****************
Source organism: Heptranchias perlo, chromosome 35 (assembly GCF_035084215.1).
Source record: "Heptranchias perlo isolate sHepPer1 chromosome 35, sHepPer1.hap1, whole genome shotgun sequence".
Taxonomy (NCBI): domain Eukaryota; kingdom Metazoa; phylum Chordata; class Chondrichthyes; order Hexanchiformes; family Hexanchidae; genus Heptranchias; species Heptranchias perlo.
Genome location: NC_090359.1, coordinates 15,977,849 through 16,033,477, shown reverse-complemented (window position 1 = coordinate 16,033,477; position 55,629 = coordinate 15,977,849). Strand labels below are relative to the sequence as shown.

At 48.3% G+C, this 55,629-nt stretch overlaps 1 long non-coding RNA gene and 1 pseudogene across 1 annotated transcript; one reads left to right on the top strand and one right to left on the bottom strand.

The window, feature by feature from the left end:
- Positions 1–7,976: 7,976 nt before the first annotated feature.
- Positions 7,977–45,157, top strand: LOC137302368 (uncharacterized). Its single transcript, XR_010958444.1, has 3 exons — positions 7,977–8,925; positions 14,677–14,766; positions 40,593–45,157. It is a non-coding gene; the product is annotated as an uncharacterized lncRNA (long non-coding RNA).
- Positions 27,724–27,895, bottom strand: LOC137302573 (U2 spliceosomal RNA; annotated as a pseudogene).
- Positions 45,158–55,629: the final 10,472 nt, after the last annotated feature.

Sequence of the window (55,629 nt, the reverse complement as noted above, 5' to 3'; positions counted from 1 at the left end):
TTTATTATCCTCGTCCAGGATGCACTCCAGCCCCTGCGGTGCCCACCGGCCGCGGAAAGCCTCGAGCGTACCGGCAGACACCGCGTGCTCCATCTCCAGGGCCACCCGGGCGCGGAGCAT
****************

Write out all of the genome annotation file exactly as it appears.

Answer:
Source organism: Heptranchias perlo, chromosome 35 (assembly GCF_035084215.1).
Source record: "Heptranchias perlo isolate sHepPer1 chromosome 35, sHepPer1.hap1, whole genome shotgun sequence".
Taxonomy (NCBI): domain Eukaryota; kingdom Metazoa; phylum Chordata; class Chondrichthyes; order Hexanchiformes; family Hexanchidae; genus Heptranchias; species Heptranchias perlo.
Genome location: NC_090359.1, coordinates 15,977,849 through 16,033,477, shown reverse-complemented (window position 1 = coordinate 16,033,477; position 55,629 = coordinate 15,977,849). Strand labels below are relative to the sequence as shown.

At 48.3% G+C, this 55,629-nt stretch overlaps 1 long non-coding RNA gene and 1 pseudogene across 1 annotated transcript; one reads left to right on the top strand and one right to left on the bottom strand.

The window, feature by feature from the left end:
- Positions 1–7,976: 7,976 nt before the first annotated feature.
- Positions 7,977–45,157, top strand: LOC137302368 (uncharacterized). Its single transcript, XR_010958444.1, has 3 exons — positions 7,977–8,925; positions 14,677–14,766; positions 40,593–45,157. It is a non-coding gene; the product is annotated as an uncharacterized lncRNA (long non-coding RNA).
- Positions 27,724–27,895, bottom strand: LOC137302573 (U2 spliceosomal RNA; annotated as a pseudogene).
- Positions 45,158–55,629: the final 10,472 nt, after the last annotated feature.

Sequence of the window (55,629 nt, the reverse complement as noted above, 5' to 3'; positions counted from 1 at the left end):
TTTATTATCCTCGTCCAGGATGCACTCCAGCCCCTGCGGTGCCCACCGGCCGCGGAAAGCCTCGAGCGTACCGGCAGACACCGCGTGCTCCATCTCCAGGGCCACCCGGGCGCGGAGCAT